The issue of whether or not to vote in the fast-approaching federal election has been a hot topic in the last few weeks. There are Indigenous peoples on both sides of the argument and sometimes the debate can get pretty heated. Taking into account the vibrant diversity within our Indigenous Nations, a wide variety of opinions is to be expected. One thing is for certain, we all seem to want better for our families, communities and Nations – the only difference is how we go about achieving it. Ways of Thinking: I am one of those academics, lawyers, volunteers, activists, mothers, and bloggers that likes to think about these issues on multiple levels – from legal, political, social, historical, philosophical and practical mindsets. This way of thinking and considering issues comes from my Indigeneity – my Mi’kmaq way of seeing, contemplating and navigating this world. I have often had problems giving legal opinions that did not include a consideration of political and social considerations, or looking at a policy issue without looking deeper at the philosophical ideology from which it stems. I have often found that part of the problem in considering issues which impact our peoples is that the decision-makers look at it from a one-dimensional viewpoint. So, addressing chronic poverty in First Nations is seen as a matter of economics – it costs too much up front to deal with, ignoring that investments now have far bigger pay-offs later. On top of that kind of limited thinking, federal and provincial politicians are still saddled with their very ethnocentric, westernized ways of seeing the world and our place within it. The overall goal of assimilation and paternalism seems to cut across political parties and be a common theme in federal and provincial policies and laws relating to our people. So, how does all of this relate to voting? I think the underlying ideology from which you consider the issue affects the factors that are considered relevant in deciding whether or not to vote. I am also trying to say that I appreciate all opinions and ideas and learn a great deal from the diverse Indigenous world views shared with me on a regular basis. Since this might be a little too “heavy” for some readers and out of consideration for my younger followers who might “unfollow” me if I get too boring, I’ll get straight to the issue – I am against voting in federal and provincial elections. However, I am not against Aboriginal people exercising their right to vote. How are these two positions compatible? Let me try to explain… The Right to Vote: Aboriginal peoples have the right to vote in Canada. Canada considers Aboriginal peoples in Canada to be Canadian citizens and as such have a right to vote. “Indians” achieved the right to vote in 1960 when those anachronistic provisions of Canadian laws were repealed. Given that the Canadian system, with all of its laws, policies and governing structures were imposed on Aboriginal people against their will, I think having the right to vote is the LEAST Canada can do. So, given Canada’s assumption of sovereignty in our territories, I clearly believe that Aboriginal people should have the right to vote – I am just not advocating that they do. Some of you might be saying “How does that make any sense”? Like I said, since Canada imposed their systems on us, then the option of being a citizen with a right to vote is the least that Canada can do for Aboriginal peoples. Some feel that we are “dual citizens” – i.e., citizens of our Indigenous Nations and (for some) citizens of Canada. Therefore, there is an argument to be made that those who vote do not prejudice their real citizenship in their Nations because of this duality. While there is some merit to this argument, I think the issue of sovereignty is a bit more complex. We must keep in mind that the right to vote is directly associated with being a Canadian citizen. Being a Canadian citizen has been historically tied to having to give up one’s Indigeneity, language, culture, laws, governance, ways of being and adopt Canadian ways of life. Canada has a long history of promoting its perceived cultural superiority that this ideology found its way into Canadian laws, policies and decision-making. The Indian Act used to require that anyone who wanted to vote had to give up their Indian status and that of their wife and children. This meant forgoing all connections to the land and dispensing with Treaty rights. Even today, government laws and policies are all geared toward assimilation and extinguishment – not the protection of Indigenous Nations. It is no suprise then that the centuries old association of being Canadian (and the right to vote) with the loss of our identity, culture and rights is one that looms large in many of our minds and why many refuse to vote. Dual Citizenship: Let’s assume for argument sake that we are technically dual citizens – citizens of both Canada and our own Indigenous Nation. Just because we have it doesn’t mean we should use it – especially if it won’t give us what we want. Does having a couple of Aboriginal MPs help strengthen our sovereignty or Nation-building efforts? Does it fundamentally shift the relationship between our treaty partners? Does it fulfill and enrich our sense of being Mi’kmaq, Mohawk, Cree or Maliseet? I would argue it does not. It gives us (if we are “successful” in the vote) Aboriginal MPs. What does that do? We had Elijah Harper, who thankfully stopped Meech Lake, but those laws have since been changed. We could not do that again. The colonizers quickly learn from their mistakes and change laws,jury pools or even election ridings to suit their own interests – never ours. That is why we see so few of us on juries and why we are on the receiving end of the cruel justice. What we would end up with even if we did get a few more Aboriginal MPs, is more people who would be forced to tow the party line. I no more want an Aboriginal Minister of Indian Affairs imposing the Indian Act on me and my family than I would a non-Aboriginal one. Nor am I comforted by having an Aboriginal Fisheries officer arrest my family for fishing or prosecuting my family for hunting. In my eyes, that is far worse than when a non-Aboriginal person oppresses our people because we have an inherent obligation to stand up for our people – something for which our ancestors felt was worth giving up their lives – if necessary. I am also concerned about the equality of the “duality” of citizenship – is there a point where the more dominant form of citizenship, i.e., the “Canadian” one, overcomes our traditional citizenship? By voting as Canadians, while our Indigenous rights, cultures, languages and lands slip away, is there some point where the Flanagans and Harpers of the world pronounce that we are finally assimilated? If we don’t act to recognize, assert, protect and act on our sovereignty and indigeneity – NO ONE ELSE WILL. No one act of sovereignty will make a difference – it is our collective mindset, teachings and actions that will bring about the change we want. Not voting is one of many, many actions we need to take to assert our sovereignty Sovereignty: In simple terms, sovereignty means that our Indigenous Nations (Mi’kmaq, Cree, Maliseet, etc) have the right to be self-determining and free from interference or control by another Nation – like Canada not just because they were “here first” – although this is a pretty compelling argument even in Western legal traditions. It is far more than our occupation of this land since time immemorial, it is, as the Supreme Court of Canada put it: “In my view, the doctrine of aboriginal rights exists, and is recognized and affirmed by s. 35(1), because of one simple fact: when Europeans arrived in North America, aboriginal peoples were already here, living in communities on the land, and participating in distinctive cultures, as they had done for centuries. It is this fact, and this fact above all others, which separates aboriginal peoples from all other minority groups in Canadian society and which mandates their special legal, and now constitutional, status.” (emphasis added) http://scc.lexum.org/en/1996/1996scr2-507/1996scr2-507.html We were (and are) sovereign peoples with our own lands, histories and cultures, but also our own laws, trading systems and networks and governing systems. None of this was replaced or nullified on Canada’s assumption of sovereignty. This is one of the reasons why our inherent right to be self-determining has been protected in section 35 of the Constitution Act, 1982. http://www.canlii.org/en/ca/const/const1982.html Sovereignty can never be given – it is something that is asserted and that may or may not then be recognized by others. Anyone who asks Canada to recognize our sovereignty is not acting sovereign. When communities and Nations take a stand and act on their sovereignty by fishing, hunting, enacting our own laws, living by our own cultures and traditions, pr by preserving and promoting our languages – that is real sovereignty. Kahnawake knows what it is like to act on their sovereignty – so does Esgenoopetitj, Six Nations and many others. It Makes No Sense to Vote: So, if that is the case and we are sovereign Nations with our inherent right to be self-governing recognized as protected, then why would we vote in another sovereign Nation’s election process? If you look at it in reverse, would you want Canadians to vote in OUR elections and governing processes? Of course not – even saying it sounds ridiculous. I think we have suffered enough by Canadian control over our affairs, we don’t need any more micro-managers in our communities. If you look at it from a treaty perspective, we signed treaties as sovereign Nations, not as the wards or subjects of the Crown. If this were the case, there’d be no treaties as Nations never sign treaties except with other Nations. This is one of the very fundamental aspects of who we are as Nations that makes us different from those who have immigrated to Canada. We owe it to our treaty ancestors to live our sovereignty everyday so that our future generations enjoy the same freedom to be and live Indigenous. What are We Voting For? So, let’s say that none of this has even slightly given you pause for thought. When we do vote, what are we voting for? We are voting for political parties who have been responsible for: – physical and sexual abuse, deaths, cruelty and torture & loss of language and culture in residential schools; – wanting to completely eliminate “Indians” through scalping bounties, small pox blankets, White Paper, Indian Act, exclusion of our women and children from our communities through status; – chronic under-funding and caps on our essential social services like water, housing, health and education; -over-representation of our men and women in prisons, starlight tours, deaths in police custody; – hundreds and hundreds of murdered and missing Aboriginal women and girls and even more subjected to violence and sexual exploitation; and – the theft of our precious children during the 60’s scoop and now many more through Child Welfare Agencies. This is just to name a few. So, what then are we voting for when we vote for one party or another? We are voting for more of the same but hoping for something different. What we are voting for is who will be our next Indian agent. We are voting for the next Minister of Indian Affairs who will manage and control us through the Indian Act and keep us so pre-occupied with such extreme poverty than we are too sick, uneducated, depressed or dead to rise up and re-assert our sovereignty. Our expectations are managed so that we will chase the small hope that maybe this time will be different and maybe we will get a few hundred more dollars for a program or project. We deserve better than this and we are responsible to our Nations not to be complicit in this. Our Veterans: I have heard many raise the issue of our Aboriginal war veterans in this debate. I have a great deal of respect for those who fought to protect their territories as they have done since time immemorial. As individuals, I am sure they all had their own reasons for enlisting in WWI and WWII and other wars. That being said, I don’t like when people make the over-generalisation that our veterans were fighting for the right to vote. That may be true of some war vets, but not all. Indians did not get the right to vote until 1960 – decades after WWI and II. My father was a WWII war veteran who came back home disabled, with no land or compensation and no educational opportunities. He did not fight in Canada’s war for the right to vote in Canada’s governing system, he fought as an ally of Britain with whom our Nation, the Mi’kmaq Nation, had signed various treaties. In our treaties, we agreed to be allies and protect our territories. It was his hope that by living up to his obligations under the treaties, the Crown would live up to its obligations. There are many war veterans who felt the same way. Political Engagement vs. Apathy?: Nothing makes me more upset than when I hear others categorize our First Nations who refuse to vote in federal or provincial elections as being apathetic or uninterested in political engagement. The majority of us may not vote in federal or provincial elections, but did you ever look at our participation rates for elections, land, treaty and other votes in our Nations? The participation rates are unbelievably high and put Canadian voter participation rates to absolute shame. Our people are engaged at the grass roots level as activists, volunteers and professionals and care very much about our governing systems – both traditional and band governance. The issue is NOT voter apathy or political disengagement, it is about who we feel will best advocate for tour Nations and communities and (with exceptions) right now it is our own leaders (traditional and band) that give us that best hope – not Canadian politicians. The AFN has said that of the 308 federal election ridings, less than 60 could be impacted by Aboriginal peoples. That presumes, of course, exceptionally high voter participation and also presumes that once elected, their favoured MPs will be able to make the fundamental changes required to address our long outstanding issues. I think those are unrealistic expectations if we go by: past practice, the empty election platforms; and the arrogant lack of attention to Aboriginal issues by most of the parties. That’s just my opinion. I honestly enjoy engaging in the debate and hearing the opinions and arguments of others that maybe I have not yet considered. I am encouraged that so many of us care about our sovereignty enough to talk about how important it is – even if we differ on which path we should take to get there. Here are some recent radio interviews I have done on the subject:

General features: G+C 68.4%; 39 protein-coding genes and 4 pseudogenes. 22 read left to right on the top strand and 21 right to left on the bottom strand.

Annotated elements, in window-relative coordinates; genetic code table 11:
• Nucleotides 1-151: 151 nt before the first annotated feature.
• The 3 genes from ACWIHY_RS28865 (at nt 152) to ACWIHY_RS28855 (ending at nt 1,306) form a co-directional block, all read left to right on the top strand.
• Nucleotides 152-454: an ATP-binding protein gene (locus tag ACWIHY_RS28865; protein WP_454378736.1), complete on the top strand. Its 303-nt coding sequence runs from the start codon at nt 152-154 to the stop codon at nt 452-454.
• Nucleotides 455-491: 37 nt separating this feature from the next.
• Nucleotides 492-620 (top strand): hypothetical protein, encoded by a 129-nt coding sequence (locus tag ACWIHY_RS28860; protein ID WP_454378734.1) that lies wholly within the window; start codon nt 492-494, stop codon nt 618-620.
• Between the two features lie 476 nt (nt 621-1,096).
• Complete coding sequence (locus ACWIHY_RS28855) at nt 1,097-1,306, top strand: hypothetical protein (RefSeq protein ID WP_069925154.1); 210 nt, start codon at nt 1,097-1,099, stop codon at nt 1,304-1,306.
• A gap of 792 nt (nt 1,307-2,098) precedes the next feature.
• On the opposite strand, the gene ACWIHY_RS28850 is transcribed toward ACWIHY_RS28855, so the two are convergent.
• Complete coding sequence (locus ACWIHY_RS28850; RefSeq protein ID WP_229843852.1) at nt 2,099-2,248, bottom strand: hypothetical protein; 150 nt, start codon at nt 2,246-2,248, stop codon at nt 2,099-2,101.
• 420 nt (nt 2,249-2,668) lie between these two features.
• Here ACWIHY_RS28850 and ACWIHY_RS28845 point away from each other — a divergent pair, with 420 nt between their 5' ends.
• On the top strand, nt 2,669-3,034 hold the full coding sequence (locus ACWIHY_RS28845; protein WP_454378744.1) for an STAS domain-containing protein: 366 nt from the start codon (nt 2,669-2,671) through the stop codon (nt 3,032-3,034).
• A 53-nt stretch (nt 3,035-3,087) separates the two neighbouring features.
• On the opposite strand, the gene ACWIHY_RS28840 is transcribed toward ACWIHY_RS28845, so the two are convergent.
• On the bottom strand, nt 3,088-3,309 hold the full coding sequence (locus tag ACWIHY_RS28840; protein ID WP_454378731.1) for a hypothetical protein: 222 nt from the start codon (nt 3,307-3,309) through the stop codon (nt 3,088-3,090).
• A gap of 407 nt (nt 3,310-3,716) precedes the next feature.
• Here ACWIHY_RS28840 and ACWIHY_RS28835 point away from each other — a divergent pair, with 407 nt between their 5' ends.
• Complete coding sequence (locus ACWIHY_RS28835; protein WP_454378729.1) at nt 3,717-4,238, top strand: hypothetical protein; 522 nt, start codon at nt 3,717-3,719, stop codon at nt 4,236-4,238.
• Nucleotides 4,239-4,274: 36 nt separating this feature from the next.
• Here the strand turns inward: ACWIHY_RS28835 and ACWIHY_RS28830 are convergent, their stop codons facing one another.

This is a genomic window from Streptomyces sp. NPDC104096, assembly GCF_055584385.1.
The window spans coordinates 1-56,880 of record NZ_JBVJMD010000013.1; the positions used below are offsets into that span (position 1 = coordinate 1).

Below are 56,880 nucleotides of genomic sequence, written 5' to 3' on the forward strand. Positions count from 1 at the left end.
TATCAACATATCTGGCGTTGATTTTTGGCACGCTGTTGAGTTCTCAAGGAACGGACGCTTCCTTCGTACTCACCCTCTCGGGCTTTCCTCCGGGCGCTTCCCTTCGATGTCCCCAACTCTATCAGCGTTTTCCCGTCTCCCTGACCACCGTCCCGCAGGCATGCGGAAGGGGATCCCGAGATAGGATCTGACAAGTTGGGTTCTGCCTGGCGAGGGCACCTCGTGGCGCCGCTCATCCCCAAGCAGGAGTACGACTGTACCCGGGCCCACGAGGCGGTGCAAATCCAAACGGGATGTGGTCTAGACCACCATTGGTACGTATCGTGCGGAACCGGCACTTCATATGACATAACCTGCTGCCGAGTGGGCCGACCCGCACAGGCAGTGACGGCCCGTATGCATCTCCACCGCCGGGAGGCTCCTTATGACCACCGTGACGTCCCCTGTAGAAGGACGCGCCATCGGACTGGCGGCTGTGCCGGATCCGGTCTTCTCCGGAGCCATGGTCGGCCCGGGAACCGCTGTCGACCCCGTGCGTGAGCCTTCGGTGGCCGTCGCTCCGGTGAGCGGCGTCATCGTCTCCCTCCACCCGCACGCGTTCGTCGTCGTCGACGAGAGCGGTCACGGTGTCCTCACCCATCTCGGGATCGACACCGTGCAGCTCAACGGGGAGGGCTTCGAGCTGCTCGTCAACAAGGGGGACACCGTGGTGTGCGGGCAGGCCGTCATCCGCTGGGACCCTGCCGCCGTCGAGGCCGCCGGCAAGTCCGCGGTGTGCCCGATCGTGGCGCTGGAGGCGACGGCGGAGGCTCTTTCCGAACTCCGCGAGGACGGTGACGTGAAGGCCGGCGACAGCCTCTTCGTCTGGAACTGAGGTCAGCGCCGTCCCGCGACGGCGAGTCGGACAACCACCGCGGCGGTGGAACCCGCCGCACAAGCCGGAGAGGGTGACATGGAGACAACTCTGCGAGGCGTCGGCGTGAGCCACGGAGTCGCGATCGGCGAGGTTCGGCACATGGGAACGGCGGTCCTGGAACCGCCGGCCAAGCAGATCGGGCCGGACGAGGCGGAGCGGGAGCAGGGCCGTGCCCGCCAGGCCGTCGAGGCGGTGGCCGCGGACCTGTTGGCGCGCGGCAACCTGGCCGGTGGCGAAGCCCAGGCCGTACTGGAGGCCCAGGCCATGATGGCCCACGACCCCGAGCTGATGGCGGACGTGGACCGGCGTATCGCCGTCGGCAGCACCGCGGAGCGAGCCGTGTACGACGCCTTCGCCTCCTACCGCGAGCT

All this being said, I have heard and considered all the arguments for why we should vote and they are very good arguments. I also see the strategy in voting not “for” someone, but to rise up against a dictatorial regime. So, voting then becomes less of a civic engagement exercise in Canadian governance and more of a strategic political tactic to guard against further intrusion into our Nations. These are all good points. Thank you all for sharing and let’s keep talking.